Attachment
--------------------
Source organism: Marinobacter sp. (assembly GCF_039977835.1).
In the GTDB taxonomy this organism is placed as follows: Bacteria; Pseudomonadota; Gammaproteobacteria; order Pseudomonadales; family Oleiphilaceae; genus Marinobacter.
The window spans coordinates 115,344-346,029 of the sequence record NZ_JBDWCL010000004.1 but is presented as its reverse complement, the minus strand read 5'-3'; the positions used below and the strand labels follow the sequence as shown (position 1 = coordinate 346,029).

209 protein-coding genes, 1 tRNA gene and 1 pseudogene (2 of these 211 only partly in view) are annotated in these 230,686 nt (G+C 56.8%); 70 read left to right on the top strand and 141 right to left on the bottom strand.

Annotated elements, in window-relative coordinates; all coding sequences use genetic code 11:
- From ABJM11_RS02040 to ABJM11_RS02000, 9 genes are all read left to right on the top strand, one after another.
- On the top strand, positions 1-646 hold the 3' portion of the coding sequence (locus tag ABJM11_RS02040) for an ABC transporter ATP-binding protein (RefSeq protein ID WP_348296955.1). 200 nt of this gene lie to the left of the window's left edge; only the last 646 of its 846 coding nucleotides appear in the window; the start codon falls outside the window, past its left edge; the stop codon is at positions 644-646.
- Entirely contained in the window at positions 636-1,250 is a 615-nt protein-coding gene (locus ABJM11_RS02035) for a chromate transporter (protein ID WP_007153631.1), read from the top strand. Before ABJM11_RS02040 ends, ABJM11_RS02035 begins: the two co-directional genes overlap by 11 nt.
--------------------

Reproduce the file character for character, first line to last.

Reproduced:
Source organism: Marinobacter sp. (assembly GCF_039977835.1).
In the GTDB taxonomy this organism is placed as follows: Bacteria; Pseudomonadota; Gammaproteobacteria; order Pseudomonadales; family Oleiphilaceae; genus Marinobacter.
The window spans coordinates 115,344-346,029 of the sequence record NZ_JBDWCL010000004.1 but is presented as its reverse complement, the minus strand read 5'-3'; the positions used below and the strand labels follow the sequence as shown (position 1 = coordinate 346,029).

209 protein-coding genes, 1 tRNA gene and 1 pseudogene (2 of these 211 only partly in view) are annotated in these 230,686 nt (G+C 56.8%); 70 read left to right on the top strand and 141 right to left on the bottom strand.

Annotated elements, in window-relative coordinates; all coding sequences use genetic code 11:
- From ABJM11_RS02040 to ABJM11_RS02000, 9 genes are all read left to right on the top strand, one after another.
- On the top strand, positions 1-646 hold the 3' portion of the coding sequence (locus tag ABJM11_RS02040) for an ABC transporter ATP-binding protein (RefSeq protein ID WP_348296955.1). 200 nt of this gene lie to the left of the window's left edge; only the last 646 of its 846 coding nucleotides appear in the window; the start codon falls outside the window, past its left edge; the stop codon is at positions 644-646.
- Entirely contained in the window at positions 636-1,250 is a 615-nt protein-coding gene (locus ABJM11_RS02035) for a chromate transporter (protein ID WP_007153631.1), read from the top strand. Before ABJM11_RS02040 ends, ABJM11_RS02035 begins: the two co-directional genes overlap by 11 nt.